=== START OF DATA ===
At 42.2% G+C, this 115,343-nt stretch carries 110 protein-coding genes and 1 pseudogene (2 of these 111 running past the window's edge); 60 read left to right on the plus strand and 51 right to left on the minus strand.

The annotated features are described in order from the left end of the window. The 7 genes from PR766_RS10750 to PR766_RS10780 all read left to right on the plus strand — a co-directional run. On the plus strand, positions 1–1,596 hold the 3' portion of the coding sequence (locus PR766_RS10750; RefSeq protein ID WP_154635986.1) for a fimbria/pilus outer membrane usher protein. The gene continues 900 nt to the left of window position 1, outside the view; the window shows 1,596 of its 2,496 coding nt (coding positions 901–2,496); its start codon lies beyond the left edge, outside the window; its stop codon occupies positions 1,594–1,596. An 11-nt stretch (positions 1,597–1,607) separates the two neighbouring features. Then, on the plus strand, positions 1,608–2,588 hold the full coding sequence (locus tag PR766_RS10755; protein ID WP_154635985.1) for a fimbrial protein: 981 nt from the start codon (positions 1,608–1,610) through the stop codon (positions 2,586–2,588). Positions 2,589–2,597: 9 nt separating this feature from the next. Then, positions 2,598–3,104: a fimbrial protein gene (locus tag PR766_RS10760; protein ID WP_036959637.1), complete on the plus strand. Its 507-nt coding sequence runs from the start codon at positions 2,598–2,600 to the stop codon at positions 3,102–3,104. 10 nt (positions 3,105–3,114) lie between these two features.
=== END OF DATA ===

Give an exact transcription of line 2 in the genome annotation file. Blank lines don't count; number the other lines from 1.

The annotated features are described in order from the left end of the window. The 7 genes from PR766_RS10750 to PR766_RS10780 all read left to right on the plus strand — a co-directional run. On the plus strand, positions 1–1,596 hold the 3' portion of the coding sequence (locus PR766_RS10750; RefSeq protein ID WP_154635986.1) for a fimbria/pilus outer membrane usher protein. The gene continues 900 nt to the left of window position 1, outside the view; the window shows 1,596 of its 2,496 coding nt (coding positions 901–2,496); its start codon lies beyond the left edge, outside the window; its stop codon occupies positions 1,594–1,596. An 11-nt stretch (positions 1,597–1,607) separates the two neighbouring features. Then, on the plus strand, positions 1,608–2,588 hold the full coding sequence (locus tag PR766_RS10755; protein ID WP_154635985.1) for a fimbrial protein: 981 nt from the start codon (positions 1,608–1,610) through the stop codon (positions 2,586–2,588). Positions 2,589–2,597: 9 nt separating this feature from the next. Then, positions 2,598–3,104: a fimbrial protein gene (locus tag PR766_RS10760; protein ID WP_036959637.1), complete on the plus strand. Its 507-nt coding sequence runs from the start codon at positions 2,598–2,600 to the stop codon at positions 3,102–3,104. 10 nt (positions 3,105–3,114) lie between these two features.